This post should really be titled “Catch Up”.
The other day, my friends and I decided to visit the trendy Zapangi cafe, which as I later found out is mostly popular for its aesthetic picture opportunities. The entrance to the cafe was a vending machine (the meaning of the word 자판기/Zapangi).
I ordered a coffee tin cake, which was a bit too sweet for me to finish, and some peculiar strawberry milk. The presentation at this cafe was 10/10, but I don’t recommend going out of your way to search for it.
After we left Zapangi, we departed to Hongdae, a popular shopping district and tourist spot. I don’t have much to say about Hongdae, but there’s a bunch of street performers and stores to satisfy your shopping needs. Shopping is cool and all, but sometimes I’d rather go somewhere and do something.
Our plan was to visit Insadong next, so we took a train to the Gyeongbokgung Station. On the way there, there were several carrying water guns, probably on their way back from the water gun festival going on that weekend. We also saw several people clad in hanbok, traditional Korean clothing. A lot of them were headed to the Gyeongbokgung palace.
As soon as you exit the Gyeongbokgung Station, which is one of the prettiest I’ve seen so far, you’ll find yourself in front of the National Palace Museum of Korea and the entrance to the Gyeongbokgung palace. We decided that we’d visit Insadong after looking around both.
The first stop was the museum, where admission is completely free. The exhibits we stopped at were all about the Joseon period. We were awed by all the traditional clothing and artifacts.
We ended up never going to Insadong because we spent so much time at the palace and museum, but I think it worked out in the end because I’ll be going back to that area with my supporter group.
As we were leaving the palace, we witnessed a patriotic and loud protest led by mostly older people featuring anti-Moon Jae-In propaganda. I was confused when I spotted a few American flags mixed into the crowd of Korean flags. Still not clear about what exactly was going on.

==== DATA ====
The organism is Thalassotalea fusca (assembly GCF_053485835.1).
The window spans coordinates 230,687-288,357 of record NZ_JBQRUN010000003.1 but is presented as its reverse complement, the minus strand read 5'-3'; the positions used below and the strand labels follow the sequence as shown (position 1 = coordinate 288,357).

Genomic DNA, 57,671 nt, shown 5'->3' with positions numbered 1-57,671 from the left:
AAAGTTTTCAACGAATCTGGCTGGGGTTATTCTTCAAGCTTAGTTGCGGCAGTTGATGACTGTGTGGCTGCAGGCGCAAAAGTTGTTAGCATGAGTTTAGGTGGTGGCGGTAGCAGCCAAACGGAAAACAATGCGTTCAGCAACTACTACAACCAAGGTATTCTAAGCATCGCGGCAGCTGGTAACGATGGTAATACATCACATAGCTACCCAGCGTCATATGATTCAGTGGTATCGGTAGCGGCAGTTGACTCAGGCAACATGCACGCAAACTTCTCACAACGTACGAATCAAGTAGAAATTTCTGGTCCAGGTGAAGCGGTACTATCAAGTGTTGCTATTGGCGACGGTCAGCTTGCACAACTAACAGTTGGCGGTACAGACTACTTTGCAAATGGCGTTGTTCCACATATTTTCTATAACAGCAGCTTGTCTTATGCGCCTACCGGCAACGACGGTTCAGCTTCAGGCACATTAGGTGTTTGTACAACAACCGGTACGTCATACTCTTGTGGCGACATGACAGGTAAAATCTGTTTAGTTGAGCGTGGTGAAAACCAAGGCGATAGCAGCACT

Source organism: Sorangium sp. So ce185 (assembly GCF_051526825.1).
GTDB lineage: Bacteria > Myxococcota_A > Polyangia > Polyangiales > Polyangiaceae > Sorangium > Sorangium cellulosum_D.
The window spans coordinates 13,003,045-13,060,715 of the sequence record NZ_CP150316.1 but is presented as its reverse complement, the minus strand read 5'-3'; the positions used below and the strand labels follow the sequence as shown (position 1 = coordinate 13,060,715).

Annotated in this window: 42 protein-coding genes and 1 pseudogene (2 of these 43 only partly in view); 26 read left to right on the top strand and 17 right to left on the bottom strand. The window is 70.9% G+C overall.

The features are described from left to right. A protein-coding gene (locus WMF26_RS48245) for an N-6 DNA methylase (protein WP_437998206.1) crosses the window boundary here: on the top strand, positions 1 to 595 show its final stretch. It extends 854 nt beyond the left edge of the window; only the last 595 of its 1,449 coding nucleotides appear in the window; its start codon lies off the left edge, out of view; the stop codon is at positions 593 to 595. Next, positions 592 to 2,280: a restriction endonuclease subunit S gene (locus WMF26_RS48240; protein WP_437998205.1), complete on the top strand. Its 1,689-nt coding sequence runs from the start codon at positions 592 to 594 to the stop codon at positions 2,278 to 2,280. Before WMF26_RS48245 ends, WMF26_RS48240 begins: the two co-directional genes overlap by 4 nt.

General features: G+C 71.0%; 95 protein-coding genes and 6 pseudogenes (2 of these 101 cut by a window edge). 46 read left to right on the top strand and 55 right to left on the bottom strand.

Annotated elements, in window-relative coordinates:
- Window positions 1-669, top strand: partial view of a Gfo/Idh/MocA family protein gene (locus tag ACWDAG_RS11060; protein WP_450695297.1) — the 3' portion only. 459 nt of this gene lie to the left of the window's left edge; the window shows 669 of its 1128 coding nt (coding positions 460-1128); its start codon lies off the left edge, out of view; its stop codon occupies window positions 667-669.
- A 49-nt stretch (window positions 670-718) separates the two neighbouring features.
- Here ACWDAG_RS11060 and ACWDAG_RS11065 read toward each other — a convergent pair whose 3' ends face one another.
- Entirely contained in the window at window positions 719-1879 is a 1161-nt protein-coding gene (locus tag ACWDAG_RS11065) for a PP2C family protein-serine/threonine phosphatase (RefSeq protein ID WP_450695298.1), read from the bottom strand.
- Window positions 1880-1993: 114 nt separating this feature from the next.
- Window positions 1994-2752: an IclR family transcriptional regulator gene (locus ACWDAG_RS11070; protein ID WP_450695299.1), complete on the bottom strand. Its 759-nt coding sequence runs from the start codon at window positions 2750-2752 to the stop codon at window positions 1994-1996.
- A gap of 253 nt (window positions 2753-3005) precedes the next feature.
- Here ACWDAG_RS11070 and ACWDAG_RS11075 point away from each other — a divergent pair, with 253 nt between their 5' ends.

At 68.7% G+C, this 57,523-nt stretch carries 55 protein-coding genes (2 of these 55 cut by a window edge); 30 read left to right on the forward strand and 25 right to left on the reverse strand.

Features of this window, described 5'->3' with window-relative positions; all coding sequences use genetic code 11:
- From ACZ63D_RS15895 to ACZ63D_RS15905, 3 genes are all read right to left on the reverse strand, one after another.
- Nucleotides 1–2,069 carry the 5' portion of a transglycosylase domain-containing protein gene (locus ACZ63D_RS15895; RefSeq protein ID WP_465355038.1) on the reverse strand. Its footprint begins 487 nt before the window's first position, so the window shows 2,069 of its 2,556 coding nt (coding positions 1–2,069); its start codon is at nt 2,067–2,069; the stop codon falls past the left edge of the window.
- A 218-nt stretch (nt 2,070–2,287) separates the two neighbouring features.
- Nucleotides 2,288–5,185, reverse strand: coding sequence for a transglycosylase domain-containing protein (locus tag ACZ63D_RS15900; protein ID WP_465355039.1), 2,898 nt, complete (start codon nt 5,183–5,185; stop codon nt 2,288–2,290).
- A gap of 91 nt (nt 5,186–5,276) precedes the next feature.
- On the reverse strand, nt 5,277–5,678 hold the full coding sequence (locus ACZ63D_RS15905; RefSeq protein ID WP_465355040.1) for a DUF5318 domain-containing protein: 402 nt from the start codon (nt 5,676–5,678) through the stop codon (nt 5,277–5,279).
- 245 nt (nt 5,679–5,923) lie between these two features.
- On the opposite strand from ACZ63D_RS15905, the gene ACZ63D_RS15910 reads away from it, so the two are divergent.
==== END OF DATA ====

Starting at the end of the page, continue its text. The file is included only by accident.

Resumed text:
It was an overall pretty awesome day, and I ended up wanting to learn a lot more about Korean history.
Also, I walked a ridiculous amount.
VR Cultural Excursion
After school one day, half of us went to a VR place for a program-scheduled cultural excursion meant to demonstrate the technology of modern-day Korea.
It was pretty cool!
But the first game I tried kind of freaked me out. It was a sort of Van Gogh simulation in which you walk through his artwork. Walking through the house in the game made me feel disoriented and slightly dizzy. It felt weird having my sense of hearing and sight controlled by the game, and when one of the depressed-looking people people painted in Van Gogh’s style started moving past me, I was creeped out and took off the helmet.
The second game was pretty cute and just involved shooting arrows at ginger bread-esque intruders to protect my castle.
Save the short bout of nausea, it was a cool experience. Definitely recommend it!
As always, thank you so much for checking my blog!